Ken Mortensen, Esq., is the InterSystems’ Data Protection Officer promoting and leading Global Trust and Privacy for the company. He is based in their Cambridge headquarters and has global responsibility across the company to enhance information privacy, governance, and cyber risk processes not only in the development and deployment of InterSystems technology, but also in the management of operations and services. Ken focuses on enhancing global trust and privacy throughout InterSystems demonstrating to customers, clients, and stakeholders our commitment to investing and growing the capabilities of InterSystems in order to stay in front of emerging risks for privacy and cybersecurity.
Prior to joining InterSystems, Ken was a Senior Managing Director over at PwC specializing in data protection, privacy, and cybersecurity and led the expansion of PwC’s healthcare privacy offerings. Before that, Ken was the Vice President, Assistant General Counsel & Chief Privacy Officer at CVS Health, where he created the Information Governance Department and was responsible for overseeing enterprise information governance to deliver privacy compliance as well as leading the information security risk management organization to address cyber risks. While at CVS, he oversaw compliance with CVS’s FTC Consent Decree, OCR Corrective Action plan, and PCI program, including securing the first-ever closure letter from OCR. He was also the first Chief Privacy Officer for Boston Scientific responsible for implementing a global privacy and security program and introducing a governance emphasis for risk.
Prior to that, Ken served in the Administration of President George W. Bush as the Associate Deputy Attorney General for the U.S. Department of Justice, where he was the primary counsel and policy advisor to the Attorney General and Deputy Attorney General on privacy and civil liberties matters. While at Justice, he led the U.S. delegation to negotiate privacy and cybersecurity terms with the European Union as well as oversaw the privacy and civil liberties processes for numerous national security and foreign intelligence programs, including work with the National Security Council related to FISA and EO 12333. Prior to going to Justice, Ken served at the U.S. Dep’t of Homeland Security as part of the team that stood up the Privacy Office at the beginning of the agency eventually as Deputy Chief Privacy Officer.
Before his government service, Ken was a partner in his own law firm as one of the early practitioners of privacy and security law, during which he served as Special Counsel to the Pennsylvania Attorney General. He taught computer law and information policy at Villanova Law School and was an electrical engineer at Burroughs in Large System Design focusing on information assurance and system test.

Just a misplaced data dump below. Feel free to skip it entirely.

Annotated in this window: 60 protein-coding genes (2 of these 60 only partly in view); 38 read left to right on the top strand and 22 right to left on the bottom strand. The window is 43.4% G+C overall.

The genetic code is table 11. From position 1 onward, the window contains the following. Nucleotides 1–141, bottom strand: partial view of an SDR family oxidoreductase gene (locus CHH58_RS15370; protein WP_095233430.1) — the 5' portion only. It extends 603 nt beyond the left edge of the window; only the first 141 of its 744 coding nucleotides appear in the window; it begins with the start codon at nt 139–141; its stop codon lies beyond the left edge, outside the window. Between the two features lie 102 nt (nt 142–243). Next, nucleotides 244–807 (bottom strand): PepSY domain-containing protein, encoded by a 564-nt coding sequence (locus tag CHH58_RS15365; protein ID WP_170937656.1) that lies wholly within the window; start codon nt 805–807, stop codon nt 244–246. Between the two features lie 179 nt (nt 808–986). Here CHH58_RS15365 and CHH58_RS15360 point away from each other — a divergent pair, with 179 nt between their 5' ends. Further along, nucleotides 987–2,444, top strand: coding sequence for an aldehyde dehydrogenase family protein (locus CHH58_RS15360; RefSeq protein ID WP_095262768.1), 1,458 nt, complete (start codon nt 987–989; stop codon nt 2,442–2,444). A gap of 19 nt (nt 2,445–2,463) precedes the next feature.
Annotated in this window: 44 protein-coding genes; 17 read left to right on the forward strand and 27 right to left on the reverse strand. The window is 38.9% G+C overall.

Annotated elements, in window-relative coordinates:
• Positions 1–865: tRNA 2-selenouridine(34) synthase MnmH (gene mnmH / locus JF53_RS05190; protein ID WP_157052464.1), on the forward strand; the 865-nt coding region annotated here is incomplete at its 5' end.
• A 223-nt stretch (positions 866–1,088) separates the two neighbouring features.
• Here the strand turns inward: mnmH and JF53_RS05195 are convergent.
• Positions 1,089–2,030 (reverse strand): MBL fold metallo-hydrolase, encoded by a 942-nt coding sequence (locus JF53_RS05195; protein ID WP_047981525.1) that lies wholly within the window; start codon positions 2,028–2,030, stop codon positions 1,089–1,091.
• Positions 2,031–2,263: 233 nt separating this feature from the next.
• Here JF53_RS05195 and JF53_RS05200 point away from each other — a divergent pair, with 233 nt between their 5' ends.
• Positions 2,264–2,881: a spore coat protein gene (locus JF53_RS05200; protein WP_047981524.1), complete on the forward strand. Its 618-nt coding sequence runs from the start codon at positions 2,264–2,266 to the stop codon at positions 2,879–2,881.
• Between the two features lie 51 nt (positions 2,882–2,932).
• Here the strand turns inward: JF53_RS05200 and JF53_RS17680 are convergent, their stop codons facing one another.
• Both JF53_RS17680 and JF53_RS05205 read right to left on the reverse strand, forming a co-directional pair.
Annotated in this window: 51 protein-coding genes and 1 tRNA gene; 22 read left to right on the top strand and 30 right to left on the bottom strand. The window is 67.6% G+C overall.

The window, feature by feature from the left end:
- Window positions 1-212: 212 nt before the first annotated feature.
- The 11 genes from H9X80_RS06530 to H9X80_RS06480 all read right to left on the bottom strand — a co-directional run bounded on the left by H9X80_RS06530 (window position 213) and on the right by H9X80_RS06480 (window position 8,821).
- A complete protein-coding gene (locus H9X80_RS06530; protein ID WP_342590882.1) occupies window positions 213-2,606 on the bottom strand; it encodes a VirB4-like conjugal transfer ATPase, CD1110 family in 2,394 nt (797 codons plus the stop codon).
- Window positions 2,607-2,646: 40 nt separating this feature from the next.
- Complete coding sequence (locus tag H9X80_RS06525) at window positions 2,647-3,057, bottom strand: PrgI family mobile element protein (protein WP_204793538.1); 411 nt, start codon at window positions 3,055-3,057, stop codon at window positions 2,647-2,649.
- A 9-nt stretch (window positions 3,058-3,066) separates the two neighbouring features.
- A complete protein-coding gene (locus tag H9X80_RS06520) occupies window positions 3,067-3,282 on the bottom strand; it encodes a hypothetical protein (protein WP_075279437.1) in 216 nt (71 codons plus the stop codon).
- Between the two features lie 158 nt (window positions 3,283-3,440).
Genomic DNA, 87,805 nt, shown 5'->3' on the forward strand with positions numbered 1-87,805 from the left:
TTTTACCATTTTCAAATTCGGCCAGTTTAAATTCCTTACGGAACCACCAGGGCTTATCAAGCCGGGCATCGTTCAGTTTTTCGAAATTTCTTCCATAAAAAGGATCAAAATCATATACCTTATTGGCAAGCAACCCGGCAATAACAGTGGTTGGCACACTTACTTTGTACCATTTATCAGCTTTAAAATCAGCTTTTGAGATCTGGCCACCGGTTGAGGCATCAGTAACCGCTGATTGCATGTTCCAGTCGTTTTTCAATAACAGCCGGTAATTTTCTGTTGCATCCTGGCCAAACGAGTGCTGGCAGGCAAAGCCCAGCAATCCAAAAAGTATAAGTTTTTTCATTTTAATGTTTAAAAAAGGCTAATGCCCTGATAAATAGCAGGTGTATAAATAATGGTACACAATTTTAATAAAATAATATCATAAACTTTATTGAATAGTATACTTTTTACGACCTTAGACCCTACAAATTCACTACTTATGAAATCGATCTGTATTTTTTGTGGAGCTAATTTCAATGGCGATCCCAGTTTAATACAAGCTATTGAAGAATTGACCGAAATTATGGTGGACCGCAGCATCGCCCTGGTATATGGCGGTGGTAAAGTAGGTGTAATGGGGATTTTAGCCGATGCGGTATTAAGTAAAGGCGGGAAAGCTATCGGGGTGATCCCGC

Ken is a former member of the board of directors for the International Association of Privacy Professionals (IAPP), including serving as Secretary for one year. He currently serves on the IAPP Research Advisory Board and the board of Shared Assessments, an organization focused on addressing third party information risks. Previously, Ken served on the board of the Health Information Trust Alliance (HITRUST) and participated in the development of the privacy control category of the HITRUST CSF.
Ken currently teaches privacy law at Boston University Law School and cybersecurity law at the University of Maine School of Law. Ken is co-author with Andy Serwin of the West Publishing book, Healthcare Security and Privacy Law, and has authored chapters and sections for other privacy, cybersecurity, and governance risk books and publications. He is an internationally recognized expert on these topics and speaks globally on privacy, cybersecurity, and the governance of information.
Ken is admitted to the bars of Pennsylvania and New Jersey as well as the Supreme Court of the United States. He received his Juris Doctorate from Villanova University School of Law, his MBA from the Villanova University College of Finance, and his Bachelor’s of Science in Engineering degree in Electrical and Computer Engineering from Drexel University. He has a Certificate in Foreign Intelligence Law from the Judge Advocate General's School of Law. He has CIPP/US, CIPP/G, and CIPM certifications from IAPP.